But EU passports are still primarily national passports – so if you're entitled to both a British and an Irish passport you can still have both, obviously. EU countries' passports are issued in a common format (more or less), but they are issued by the national authorities to those people whom the country concerned considers to be citizens.

The situation vis ŕ vis Irish citizenship for those born in Northern Ireland is slightly complicated, as noted above, but today (putting it simply) such a person is entitled to claim Irish citizenship on the same basis as a person born in the Republic of Ireland. Of course, there is no requirement for them to do so, and they won't be regarded by Ireland as citizens unless they do something that only an Irish citizen can do. And people born in Northern Ireland have the same claims to British citizenship as people born in the rest of the United Kingdom.

Last edited by Christopher; Jan 26, 11 at 11:46 pm
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Old Jan 26, 11, 11:44 pm
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Originally Posted by pinworm View Post
no, there is no limit. One country cannot dictate who another country can give citizenship to. I hold Canadian, American and German citizenships. The Americans say I can only have one, but really there is nothing they can do about it, and they probably don't even know anyhow. I was born American in Canada, aquring both at birth. In 1995 Germany reinstated all citizenships for people and their kids displaced during the 2nd world war, which was my father, sister and self.
The US does not prohibit, or attempt to prohibit, its citizens from holding other citizenships. What it does do is insist that its citizens deal with US government authorities solely as a US citizen, and this includes using a US passport to enter the USA.

On this latter point, however, it is hardly alone –.plenty of countries insist that their citizens enter the country on that country's passport (e.g. Australia, South Africa) – although not all do (e.g. the UK, New Zealand).
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Old Jan 27, 11, 12:19 am
  #26  
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I concur, pinworm you are about 1000% wrong on this. In any case to answer to OP, most citizenship laws exist in a vacuum, so theoretically there is no limit on what can hold as long as one is not from a country which categorically prohibits duel or multiple citizenship (places such as Malaysia, China, India, Austria (with very few caveats), and certain others which come to mind. PR is a different matter as many have said as many places have physical presence requirements, so that would have to do with ones capability to manage these.
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Old Jan 27, 11, 11:59 am
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Originally Posted by Christopher View Post
But EU passports are still primarily national passports – so if you're entitled to both a British and an Irish passport you can still have both, obviously. EU countries' passports are issued in a common format (more or less), but they are issued by the national authorities to those people whom the country concerned considers to be citizens.
Another thing to note is that many countries have different entry requirements for citizens of different EU countries. For example, to visit Iran Italian citizens can get Visa on Arrival, Irish citizens can get e-visas, and British citizens must apply at a consulate/embassy.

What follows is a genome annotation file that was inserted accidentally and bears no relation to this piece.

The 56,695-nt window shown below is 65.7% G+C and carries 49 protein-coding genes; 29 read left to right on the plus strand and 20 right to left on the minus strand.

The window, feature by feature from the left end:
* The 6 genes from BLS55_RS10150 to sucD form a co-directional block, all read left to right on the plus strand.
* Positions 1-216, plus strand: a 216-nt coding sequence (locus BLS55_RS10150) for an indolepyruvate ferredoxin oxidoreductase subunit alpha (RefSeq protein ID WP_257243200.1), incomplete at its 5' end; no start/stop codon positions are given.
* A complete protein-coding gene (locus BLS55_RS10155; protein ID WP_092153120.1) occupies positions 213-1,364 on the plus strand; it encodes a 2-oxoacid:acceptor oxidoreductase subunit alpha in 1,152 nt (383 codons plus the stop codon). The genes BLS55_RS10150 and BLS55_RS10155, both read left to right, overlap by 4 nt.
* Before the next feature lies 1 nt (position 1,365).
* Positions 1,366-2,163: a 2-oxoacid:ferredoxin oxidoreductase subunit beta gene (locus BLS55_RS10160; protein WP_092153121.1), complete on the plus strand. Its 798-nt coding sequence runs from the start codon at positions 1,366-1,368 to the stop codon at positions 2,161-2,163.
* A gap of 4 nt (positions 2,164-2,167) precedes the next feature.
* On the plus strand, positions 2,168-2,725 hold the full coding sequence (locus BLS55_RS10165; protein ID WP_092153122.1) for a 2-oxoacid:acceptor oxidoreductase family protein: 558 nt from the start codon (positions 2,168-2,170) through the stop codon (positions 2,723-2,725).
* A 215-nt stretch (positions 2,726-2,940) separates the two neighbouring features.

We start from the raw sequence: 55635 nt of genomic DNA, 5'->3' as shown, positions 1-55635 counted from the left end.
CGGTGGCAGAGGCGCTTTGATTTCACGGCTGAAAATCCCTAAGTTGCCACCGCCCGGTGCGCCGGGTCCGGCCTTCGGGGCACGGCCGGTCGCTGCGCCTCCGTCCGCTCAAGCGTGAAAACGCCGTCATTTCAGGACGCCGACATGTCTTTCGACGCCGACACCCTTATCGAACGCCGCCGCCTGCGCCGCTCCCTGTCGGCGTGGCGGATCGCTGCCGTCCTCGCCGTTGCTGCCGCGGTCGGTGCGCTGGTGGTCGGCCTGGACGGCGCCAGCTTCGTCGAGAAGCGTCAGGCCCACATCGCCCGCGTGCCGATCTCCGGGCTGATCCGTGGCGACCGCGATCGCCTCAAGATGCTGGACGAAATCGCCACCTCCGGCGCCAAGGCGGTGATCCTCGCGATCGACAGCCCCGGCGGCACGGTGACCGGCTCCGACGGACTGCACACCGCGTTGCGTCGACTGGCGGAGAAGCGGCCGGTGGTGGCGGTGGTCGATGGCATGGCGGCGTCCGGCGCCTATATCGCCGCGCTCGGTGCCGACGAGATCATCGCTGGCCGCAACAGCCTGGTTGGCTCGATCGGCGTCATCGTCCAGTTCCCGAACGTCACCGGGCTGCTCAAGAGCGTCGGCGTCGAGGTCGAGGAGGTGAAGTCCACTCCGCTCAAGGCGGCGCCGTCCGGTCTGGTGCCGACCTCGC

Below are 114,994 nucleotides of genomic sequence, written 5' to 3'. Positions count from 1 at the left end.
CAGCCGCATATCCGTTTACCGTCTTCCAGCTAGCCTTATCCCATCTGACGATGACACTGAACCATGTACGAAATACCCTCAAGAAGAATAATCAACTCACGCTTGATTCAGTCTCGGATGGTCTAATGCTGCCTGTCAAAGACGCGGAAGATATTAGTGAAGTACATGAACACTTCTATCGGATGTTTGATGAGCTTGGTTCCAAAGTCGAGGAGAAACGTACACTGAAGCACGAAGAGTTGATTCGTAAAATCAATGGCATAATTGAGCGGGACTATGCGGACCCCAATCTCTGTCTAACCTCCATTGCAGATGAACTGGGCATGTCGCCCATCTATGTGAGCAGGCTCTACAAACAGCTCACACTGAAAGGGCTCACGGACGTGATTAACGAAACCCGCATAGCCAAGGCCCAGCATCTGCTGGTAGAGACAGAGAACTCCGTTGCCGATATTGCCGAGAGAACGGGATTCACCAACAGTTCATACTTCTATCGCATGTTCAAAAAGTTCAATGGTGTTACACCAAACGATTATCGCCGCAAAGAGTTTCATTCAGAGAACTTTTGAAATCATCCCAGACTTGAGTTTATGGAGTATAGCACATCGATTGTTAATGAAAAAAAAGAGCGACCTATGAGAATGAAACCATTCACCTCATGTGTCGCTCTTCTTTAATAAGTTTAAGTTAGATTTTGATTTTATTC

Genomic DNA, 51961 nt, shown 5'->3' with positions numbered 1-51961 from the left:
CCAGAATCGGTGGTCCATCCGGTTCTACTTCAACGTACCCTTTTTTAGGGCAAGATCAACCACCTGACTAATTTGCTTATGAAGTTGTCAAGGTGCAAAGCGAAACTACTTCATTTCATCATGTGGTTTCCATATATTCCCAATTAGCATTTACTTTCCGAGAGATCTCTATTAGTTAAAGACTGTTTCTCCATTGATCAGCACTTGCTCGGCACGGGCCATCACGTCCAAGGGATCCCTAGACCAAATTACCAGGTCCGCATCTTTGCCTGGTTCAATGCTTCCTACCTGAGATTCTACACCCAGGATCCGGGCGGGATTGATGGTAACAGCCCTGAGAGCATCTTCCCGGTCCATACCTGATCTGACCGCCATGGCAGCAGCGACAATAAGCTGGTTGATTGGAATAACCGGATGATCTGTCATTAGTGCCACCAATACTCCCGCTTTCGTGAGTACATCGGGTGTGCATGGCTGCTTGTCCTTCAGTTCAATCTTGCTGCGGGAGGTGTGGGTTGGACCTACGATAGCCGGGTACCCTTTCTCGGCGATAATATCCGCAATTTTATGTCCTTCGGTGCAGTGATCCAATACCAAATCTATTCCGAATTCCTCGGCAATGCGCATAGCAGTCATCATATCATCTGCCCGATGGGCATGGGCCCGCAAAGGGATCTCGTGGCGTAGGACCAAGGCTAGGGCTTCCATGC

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Old Jan 27, 11, 4:00 pm
  #28  
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Originally Posted by alanR View Post
How many citizenships can you have as a right of birth?

To start the ball rolling
I'm taking "right of birth" to mean a right conveyed via birth, whether due to lineage, place of birth or circumstances applicable at time of birth.

Perhaps 7 at least: presuming: the 4 grandparents, 2 parents, and the place of birth convey separate rights to separate citizenships as a right of birth; and none of the acquisitions of citizenship by right of birth conflict with acquisition of other citizenship(s).

It's far more difficult to find people who were born entitled to more than 4 citizenships as a right of birth than it is to find people who ended up with 5 citizenships or more.

Last edited by GUWonder; Jan 28, 11 at 2:05 am
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Old Jan 27, 11, 5:05 pm
  #29  
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Originally Posted by jbcarioca View Post

People oftne assume governments object to dual citizenship despite official stements to the contrary. My experience is that the bureaucracy understands and does not diapprove.

There are a handful of countries that get uptight, but only a handful.
It's indeed a minority but it's also more than a handful, although it seemed to have been a diminishing number for a while. Some forrmer British colonies in Africa and Asia have gotten uptight about it. Even some former Spanish colonies have gotten uptight about it. Even some places in the EU are increasingly making a stink of it.
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Old Jan 28, 11, 2:36 am
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Originally Posted by GUWonder View Post
I'm taking "right of birth" to mean a right conveyed via birth, whether due to lineage, place of birth or circumstances applicable at time of birth.

Perhaps 7 at least: presuming: the 4 grandparents, 2 parents, and the place of birth convey separate rights to separate citizenships as a right of birth; and none of the acquisitions of citizenship by right of birth conflict with acquisition of other citizenship(s).

It's far more difficult to find people who were born entitled to more than 4 citizenships as a right of birth than it is to find people who ended up with 5 citizenships or more.
I agree that the likelihood grows smaller the larger the number is, but I do know a couple where each of them has three citizenships, none of which coincide. Four of those six total citizenships were acquired after birth (that is not from their parents). They both currently live in yet another country, so that if they have a child in that country (a jus solis country), the child has the potential for 7 nationalities. But just imagine if those two people had parents from two different countries - that would have added another two potential nationalities for 9!